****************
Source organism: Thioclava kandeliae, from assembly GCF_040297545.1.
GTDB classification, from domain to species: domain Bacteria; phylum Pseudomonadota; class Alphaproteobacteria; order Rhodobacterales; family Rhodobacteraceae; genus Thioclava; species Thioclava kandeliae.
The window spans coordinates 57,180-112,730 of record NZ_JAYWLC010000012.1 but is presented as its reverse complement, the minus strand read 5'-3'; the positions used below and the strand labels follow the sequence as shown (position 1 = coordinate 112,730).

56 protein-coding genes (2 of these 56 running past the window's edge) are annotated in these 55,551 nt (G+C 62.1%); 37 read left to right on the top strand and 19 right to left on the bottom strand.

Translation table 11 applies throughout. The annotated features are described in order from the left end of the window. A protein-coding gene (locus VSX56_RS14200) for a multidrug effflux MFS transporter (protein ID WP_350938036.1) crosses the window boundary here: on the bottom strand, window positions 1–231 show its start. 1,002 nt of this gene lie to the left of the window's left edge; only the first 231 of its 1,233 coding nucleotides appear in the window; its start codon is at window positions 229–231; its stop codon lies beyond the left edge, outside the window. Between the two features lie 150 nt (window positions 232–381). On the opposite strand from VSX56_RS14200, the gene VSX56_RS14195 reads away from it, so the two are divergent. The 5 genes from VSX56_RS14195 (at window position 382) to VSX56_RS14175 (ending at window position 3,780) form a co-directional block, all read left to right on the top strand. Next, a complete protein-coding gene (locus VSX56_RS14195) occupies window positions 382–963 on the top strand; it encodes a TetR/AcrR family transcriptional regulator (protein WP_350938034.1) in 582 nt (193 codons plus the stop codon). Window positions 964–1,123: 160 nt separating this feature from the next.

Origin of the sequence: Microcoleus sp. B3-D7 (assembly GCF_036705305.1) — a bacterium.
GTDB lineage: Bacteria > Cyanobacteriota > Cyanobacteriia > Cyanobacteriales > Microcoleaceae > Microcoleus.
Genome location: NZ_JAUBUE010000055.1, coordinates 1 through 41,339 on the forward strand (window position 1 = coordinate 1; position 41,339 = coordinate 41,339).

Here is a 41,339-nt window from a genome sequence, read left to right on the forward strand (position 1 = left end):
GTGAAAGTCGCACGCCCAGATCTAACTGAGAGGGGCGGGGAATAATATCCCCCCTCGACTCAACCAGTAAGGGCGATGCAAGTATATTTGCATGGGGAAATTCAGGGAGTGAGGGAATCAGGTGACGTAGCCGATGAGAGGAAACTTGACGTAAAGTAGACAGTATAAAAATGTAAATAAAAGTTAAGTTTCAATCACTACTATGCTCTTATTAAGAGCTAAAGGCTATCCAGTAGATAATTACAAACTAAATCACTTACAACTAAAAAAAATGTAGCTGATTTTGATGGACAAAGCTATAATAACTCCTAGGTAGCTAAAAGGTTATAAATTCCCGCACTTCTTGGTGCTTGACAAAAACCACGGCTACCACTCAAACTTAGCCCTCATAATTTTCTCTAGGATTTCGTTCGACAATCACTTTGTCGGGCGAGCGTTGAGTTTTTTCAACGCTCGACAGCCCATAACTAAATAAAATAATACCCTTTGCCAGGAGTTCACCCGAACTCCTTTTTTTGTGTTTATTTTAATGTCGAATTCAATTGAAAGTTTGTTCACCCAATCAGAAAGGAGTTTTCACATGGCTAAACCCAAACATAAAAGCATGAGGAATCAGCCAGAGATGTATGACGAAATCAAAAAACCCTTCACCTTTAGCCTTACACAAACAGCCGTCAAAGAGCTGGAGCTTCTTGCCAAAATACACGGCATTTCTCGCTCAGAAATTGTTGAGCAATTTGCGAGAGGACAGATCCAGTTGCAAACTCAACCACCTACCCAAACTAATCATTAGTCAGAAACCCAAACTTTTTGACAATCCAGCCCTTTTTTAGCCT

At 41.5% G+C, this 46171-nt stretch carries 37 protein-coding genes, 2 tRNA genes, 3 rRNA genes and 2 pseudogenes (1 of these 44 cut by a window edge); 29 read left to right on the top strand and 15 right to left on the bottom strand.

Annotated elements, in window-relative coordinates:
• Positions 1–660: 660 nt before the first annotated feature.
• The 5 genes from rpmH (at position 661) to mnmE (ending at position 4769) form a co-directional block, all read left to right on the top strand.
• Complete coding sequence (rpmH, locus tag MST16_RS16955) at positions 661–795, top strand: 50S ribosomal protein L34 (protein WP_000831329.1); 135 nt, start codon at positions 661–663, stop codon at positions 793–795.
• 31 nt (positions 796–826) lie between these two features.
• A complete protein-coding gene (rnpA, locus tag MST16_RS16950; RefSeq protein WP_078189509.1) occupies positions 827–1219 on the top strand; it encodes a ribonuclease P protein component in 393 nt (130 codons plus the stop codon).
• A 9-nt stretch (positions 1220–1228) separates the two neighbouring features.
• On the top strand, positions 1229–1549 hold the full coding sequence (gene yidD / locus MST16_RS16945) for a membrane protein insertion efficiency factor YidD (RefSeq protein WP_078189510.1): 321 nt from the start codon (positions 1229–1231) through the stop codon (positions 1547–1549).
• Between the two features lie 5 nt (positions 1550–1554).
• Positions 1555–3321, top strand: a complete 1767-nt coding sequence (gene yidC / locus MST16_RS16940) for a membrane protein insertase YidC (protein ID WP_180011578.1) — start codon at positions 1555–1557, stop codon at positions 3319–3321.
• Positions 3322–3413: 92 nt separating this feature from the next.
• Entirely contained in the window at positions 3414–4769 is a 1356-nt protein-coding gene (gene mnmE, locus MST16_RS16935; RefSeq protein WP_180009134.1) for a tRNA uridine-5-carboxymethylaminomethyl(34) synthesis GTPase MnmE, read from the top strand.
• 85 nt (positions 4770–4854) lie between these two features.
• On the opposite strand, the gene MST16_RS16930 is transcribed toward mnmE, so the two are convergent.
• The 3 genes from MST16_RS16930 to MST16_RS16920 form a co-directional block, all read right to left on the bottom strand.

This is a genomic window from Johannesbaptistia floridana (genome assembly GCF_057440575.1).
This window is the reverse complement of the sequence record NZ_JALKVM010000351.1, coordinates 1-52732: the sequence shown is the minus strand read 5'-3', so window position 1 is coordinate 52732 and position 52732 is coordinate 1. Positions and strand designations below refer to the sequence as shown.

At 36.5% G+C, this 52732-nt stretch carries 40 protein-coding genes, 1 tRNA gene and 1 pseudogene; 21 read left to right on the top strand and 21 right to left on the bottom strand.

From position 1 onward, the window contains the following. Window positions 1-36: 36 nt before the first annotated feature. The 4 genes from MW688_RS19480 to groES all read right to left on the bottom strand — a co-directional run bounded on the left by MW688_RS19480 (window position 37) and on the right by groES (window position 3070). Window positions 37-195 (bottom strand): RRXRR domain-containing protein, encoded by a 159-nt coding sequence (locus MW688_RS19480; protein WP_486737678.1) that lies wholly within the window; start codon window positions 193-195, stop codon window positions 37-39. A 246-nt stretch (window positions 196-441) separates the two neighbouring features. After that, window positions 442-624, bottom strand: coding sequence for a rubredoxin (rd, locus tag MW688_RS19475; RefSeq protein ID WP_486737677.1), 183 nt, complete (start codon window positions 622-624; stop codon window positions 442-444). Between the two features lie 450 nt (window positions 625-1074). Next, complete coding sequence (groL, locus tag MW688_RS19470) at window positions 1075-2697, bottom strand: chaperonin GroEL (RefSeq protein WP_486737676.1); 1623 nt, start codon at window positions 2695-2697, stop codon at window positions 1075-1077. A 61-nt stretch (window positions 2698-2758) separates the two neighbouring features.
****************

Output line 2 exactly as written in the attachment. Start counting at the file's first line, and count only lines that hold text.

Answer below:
GTDB classification, from domain to species: domain Bacteria; phylum Pseudomonadota; class Alphaproteobacteria; order Rhodobacterales; family Rhodobacteraceae; genus Thioclava; species Thioclava kandeliae.